EGU22-9972, updated on 28 Mar 2022
EGU General Assembly 2022
© Author(s) 2022. This work is distributed under
the Creative Commons Attribution 4.0 License.

The WaterWorm: a low-cost, low power sensor for the detection of dissolved CH4 in glacial meltwater 

Sarah Elise Sapper1, Jesper Riis Christiansen1, and Christian Juncher Jørgensen2
Sarah Elise Sapper et al.
  • 1University of Copenhagen, Department of Geosciences and Natural Resource Management, Copenhagen, Denmark (
  • 2Aarhus University, Department of Ecoscience, Roskilde, Denmark

An unknown source of methane (CH4) was recently discovered under the Kangerlussuaq sector of the Greenland Ice Sheet (GrIS). CH4 is transported dissolved in meltwater from the subglacial environment to the margin of the ice sheet, where it rapidly degasses to the atmosphere. Existing knowledge gaps concern the magnitude of emissions, seasonal patterns and spatial variations along the margin of the GrIS, which require long-term monitoring and large-scale measurement campaigns at multiple meltwater outlets. A limiting factor for such studies in remote areas is that CH4 analysers (laser spectroscopy) are power-hungry, maintenance-intensive, and expensive. To overcome these obstacles, we are developing a low-cost, low power sensor for measuring dissolved CH4 in subglacial meltwater systems in the MetICE project: the WaterWorm.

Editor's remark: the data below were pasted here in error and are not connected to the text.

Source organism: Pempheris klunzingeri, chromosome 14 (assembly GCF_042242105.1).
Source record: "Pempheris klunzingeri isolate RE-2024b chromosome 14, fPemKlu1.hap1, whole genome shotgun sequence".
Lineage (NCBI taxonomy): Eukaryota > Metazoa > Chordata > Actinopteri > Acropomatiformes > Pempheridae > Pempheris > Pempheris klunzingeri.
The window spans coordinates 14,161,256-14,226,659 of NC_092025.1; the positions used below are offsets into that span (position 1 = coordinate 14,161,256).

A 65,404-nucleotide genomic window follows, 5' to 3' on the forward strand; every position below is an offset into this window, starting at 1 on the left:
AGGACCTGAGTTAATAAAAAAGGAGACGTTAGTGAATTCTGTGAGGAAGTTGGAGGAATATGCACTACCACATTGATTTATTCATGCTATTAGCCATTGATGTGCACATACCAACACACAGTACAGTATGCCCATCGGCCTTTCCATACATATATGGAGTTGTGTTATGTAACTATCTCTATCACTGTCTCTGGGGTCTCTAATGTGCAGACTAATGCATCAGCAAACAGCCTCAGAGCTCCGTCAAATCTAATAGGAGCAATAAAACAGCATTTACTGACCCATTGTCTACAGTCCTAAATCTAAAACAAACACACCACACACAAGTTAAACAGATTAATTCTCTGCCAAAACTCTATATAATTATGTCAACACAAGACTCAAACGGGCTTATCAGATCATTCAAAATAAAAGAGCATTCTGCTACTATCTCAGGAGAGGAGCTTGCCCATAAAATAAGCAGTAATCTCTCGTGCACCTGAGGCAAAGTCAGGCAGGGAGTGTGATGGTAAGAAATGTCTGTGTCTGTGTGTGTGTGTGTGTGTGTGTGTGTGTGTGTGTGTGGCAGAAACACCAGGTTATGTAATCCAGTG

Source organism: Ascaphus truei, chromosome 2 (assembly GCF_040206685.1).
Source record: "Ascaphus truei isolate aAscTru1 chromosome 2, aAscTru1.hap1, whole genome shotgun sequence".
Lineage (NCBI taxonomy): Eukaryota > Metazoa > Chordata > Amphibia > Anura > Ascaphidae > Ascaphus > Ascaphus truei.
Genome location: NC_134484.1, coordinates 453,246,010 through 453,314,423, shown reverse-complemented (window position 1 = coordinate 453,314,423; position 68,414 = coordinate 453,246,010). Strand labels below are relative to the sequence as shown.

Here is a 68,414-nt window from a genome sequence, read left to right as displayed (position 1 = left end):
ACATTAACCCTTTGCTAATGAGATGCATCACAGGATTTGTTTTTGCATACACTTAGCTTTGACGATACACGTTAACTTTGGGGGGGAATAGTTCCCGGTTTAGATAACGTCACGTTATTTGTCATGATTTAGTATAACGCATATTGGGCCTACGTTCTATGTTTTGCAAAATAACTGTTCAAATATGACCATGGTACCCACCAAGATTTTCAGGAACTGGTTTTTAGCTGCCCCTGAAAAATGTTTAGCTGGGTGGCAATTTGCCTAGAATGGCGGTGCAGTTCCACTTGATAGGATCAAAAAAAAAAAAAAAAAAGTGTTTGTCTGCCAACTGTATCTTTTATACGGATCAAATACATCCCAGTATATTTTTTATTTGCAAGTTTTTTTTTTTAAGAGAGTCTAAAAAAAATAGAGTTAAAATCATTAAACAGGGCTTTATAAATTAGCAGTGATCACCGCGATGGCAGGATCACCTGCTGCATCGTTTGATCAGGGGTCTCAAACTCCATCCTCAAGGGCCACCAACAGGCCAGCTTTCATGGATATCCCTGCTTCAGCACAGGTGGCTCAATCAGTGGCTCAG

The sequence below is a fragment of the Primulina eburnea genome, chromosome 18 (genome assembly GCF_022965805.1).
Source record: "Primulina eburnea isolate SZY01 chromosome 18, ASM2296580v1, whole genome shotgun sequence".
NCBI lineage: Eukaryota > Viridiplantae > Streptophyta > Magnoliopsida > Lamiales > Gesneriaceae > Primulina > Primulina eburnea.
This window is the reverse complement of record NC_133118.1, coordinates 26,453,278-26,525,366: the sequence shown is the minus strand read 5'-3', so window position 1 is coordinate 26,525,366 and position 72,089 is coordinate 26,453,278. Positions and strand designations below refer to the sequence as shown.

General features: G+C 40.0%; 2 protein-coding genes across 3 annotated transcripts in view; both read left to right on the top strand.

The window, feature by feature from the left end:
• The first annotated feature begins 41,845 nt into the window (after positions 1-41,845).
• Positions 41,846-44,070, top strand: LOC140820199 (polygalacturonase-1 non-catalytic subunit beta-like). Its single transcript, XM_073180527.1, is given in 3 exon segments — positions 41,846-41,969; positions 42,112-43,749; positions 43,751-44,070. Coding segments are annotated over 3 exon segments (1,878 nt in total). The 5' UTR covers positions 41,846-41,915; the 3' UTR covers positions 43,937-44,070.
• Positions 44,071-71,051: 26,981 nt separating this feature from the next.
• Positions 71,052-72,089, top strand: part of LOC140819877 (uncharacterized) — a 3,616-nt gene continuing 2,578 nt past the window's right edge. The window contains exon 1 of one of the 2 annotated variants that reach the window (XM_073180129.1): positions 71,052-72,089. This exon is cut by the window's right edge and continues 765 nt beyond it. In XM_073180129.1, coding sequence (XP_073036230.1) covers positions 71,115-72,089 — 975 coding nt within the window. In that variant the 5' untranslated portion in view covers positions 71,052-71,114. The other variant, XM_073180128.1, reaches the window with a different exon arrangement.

The WaterWorm is based on a metal oxide sensor (MOS) designed for CH4 detection (Figaro TGS2611-E00), which is highly sensitive to variations in relative humidity (RH) and temperature. In the WaterWorm, the MOS is encased in a hydrophobic but gas-permeable silicone tube, ensuring a stable and fully saturated headspace (100% RH) during submergence. We calibrated the analogue output (in mV) of the submerged WaterWorm against a reference CH4 analyser (μGGA, GLA-331, LGR Research) connected to a dissolved gas extraction system (DGES, LGR Research) in temperature-controlled laboratory experiments by stepwise enrichment of the water with CH4. These calibration tests showed that the sensor output (set at two readings per minute) is proportional to dissolved CH4 at constant humidity and temperature.

During fieldwork near Kangerlussuaq, Greenland, in summer 2021, a field baseline calibration was performed in a meltwater stream on the surface of the GrIS at ambient CH4 concentrations. WaterWorms were deployed for ten weeks in the meltwater of a small outlet of the Isunnguata Sermia glacier with known CH4 export and stable meltwater temperatures (0.0 - 0.1°C) to test the sensor under field conditions. Throughout this period, the WaterWorms measured elevated dissolved CH4 concentrations with diurnal variations that corresponded to similar diurnal variation in gaseous CH4 measurements performed with the reference CH4 analyser.

The WaterWorm is a promising and cost-efficient option for the seasonal monitoring of dissolved CH4 in glacial meltwater. With material costs of only 150€, the WaterWorm can be left unattended in the field and positioned directly at the ice edge. This makes the sensor suitable for a large-scale CH4 monitoring network along the margin of the GrIS. The next steps involve material tests to build WaterWorms for applications in other aquatic environments and at different water depths.

How to cite: Sapper, S. E., Christiansen, J. R., and Jørgensen, C. J.: The WaterWorm: a low-cost, low power sensor for the detection of dissolved CH4 in glacial meltwater , EGU General Assembly 2022, Vienna, Austria, 23–27 May 2022, EGU22-9972,, 2022.